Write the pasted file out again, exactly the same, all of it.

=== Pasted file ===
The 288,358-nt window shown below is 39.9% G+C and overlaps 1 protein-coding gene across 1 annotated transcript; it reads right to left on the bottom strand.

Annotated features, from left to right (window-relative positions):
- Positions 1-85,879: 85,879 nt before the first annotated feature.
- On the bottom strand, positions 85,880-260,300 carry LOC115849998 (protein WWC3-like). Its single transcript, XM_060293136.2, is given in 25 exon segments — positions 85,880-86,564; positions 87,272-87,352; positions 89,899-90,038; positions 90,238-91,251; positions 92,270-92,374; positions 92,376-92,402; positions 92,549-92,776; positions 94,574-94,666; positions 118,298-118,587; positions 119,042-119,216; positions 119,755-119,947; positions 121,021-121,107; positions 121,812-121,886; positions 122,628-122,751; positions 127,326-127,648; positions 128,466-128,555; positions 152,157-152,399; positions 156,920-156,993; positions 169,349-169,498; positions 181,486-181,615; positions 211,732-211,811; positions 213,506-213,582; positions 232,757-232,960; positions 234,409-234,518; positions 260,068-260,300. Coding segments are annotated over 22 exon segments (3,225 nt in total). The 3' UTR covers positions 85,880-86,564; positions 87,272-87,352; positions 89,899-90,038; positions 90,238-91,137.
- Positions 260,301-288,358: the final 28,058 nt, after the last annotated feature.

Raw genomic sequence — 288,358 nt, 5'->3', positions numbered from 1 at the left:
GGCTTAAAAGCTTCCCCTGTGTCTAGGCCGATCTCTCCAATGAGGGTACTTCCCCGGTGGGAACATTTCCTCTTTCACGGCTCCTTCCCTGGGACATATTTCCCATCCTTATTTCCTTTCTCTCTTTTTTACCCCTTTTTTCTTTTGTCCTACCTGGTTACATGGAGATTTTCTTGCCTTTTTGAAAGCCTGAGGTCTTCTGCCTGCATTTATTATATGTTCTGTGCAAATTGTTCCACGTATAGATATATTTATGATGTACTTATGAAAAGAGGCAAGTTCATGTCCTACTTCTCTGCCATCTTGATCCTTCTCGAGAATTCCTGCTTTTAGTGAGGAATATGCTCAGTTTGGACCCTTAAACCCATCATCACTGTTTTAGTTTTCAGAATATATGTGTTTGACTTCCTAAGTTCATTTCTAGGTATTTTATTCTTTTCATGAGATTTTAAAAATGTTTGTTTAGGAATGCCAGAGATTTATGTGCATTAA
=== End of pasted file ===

The 288,358-nt window shown below is 39.9% G+C and overlaps 1 protein-coding gene across 1 annotated transcript; it reads right to left on the bottom strand.

Annotated features, from left to right (window-relative positions):
- Positions 1-85,879: 85,879 nt before the first annotated feature.
- On the bottom strand, positions 85,880-260,300 carry LOC115849998 (protein WWC3-like). Its single transcript, XM_060293136.2, is given in 25 exon segments — positions 85,880-86,564; positions 87,272-87,352; positions 89,899-90,038; positions 90,238-91,251; positions 92,270-92,374; positions 92,376-92,402; positions 92,549-92,776; positions 94,574-94,666; positions 118,298-118,587; positions 119,042-119,216; positions 119,755-119,947; positions 121,021-121,107; positions 121,812-121,886; positions 122,628-122,751; positions 127,326-127,648; positions 128,466-128,555; positions 152,157-152,399; positions 156,920-156,993; positions 169,349-169,498; positions 181,486-181,615; positions 211,732-211,811; positions 213,506-213,582; positions 232,757-232,960; positions 234,409-234,518; positions 260,068-260,300. Coding segments are annotated over 22 exon segments (3,225 nt in total). The 3' UTR covers positions 85,880-86,564; positions 87,272-87,352; positions 89,899-90,038; positions 90,238-91,137.
- Positions 260,301-288,358: the final 28,058 nt, after the last annotated feature.

Raw genomic sequence — 288,358 nt, 5'->3', positions numbered from 1 at the left:
GGCTTAAAAGCTTCCCCTGTGTCTAGGCCGATCTCTCCAATGAGGGTACTTCCCCGGTGGGAACATTTCCTCTTTCACGGCTCCTTCCCTGGGACATATTTCCCATCCTTATTTCCTTTCTCTCTTTTTTACCCCTTTTTTCTTTTGTCCTACCTGGTTACATGGAGATTTTCTTGCCTTTTTGAAAGCCTGAGGTCTTCTGCCTGCATTTATTATATGTTCTGTGCAAATTGTTCCACGTATAGATATATTTATGATGTACTTATGAAAAGAGGCAAGTTCATGTCCTACTTCTCTGCCATCTTGATCCTTCTCGAGAATTCCTGCTTTTAGTGAGGAATATGCTCAGTTTGGACCCTTAAACCCATCATCACTGTTTTAGTTTTCAGAATATATGTGTTTGACTTCCTAAGTTCATTTCTAGGTATTTTATTCTTTTCATGAGATTTTAAAAATGTTTGTTTAGGAATGCCAGAGATTTATGTGCATTAA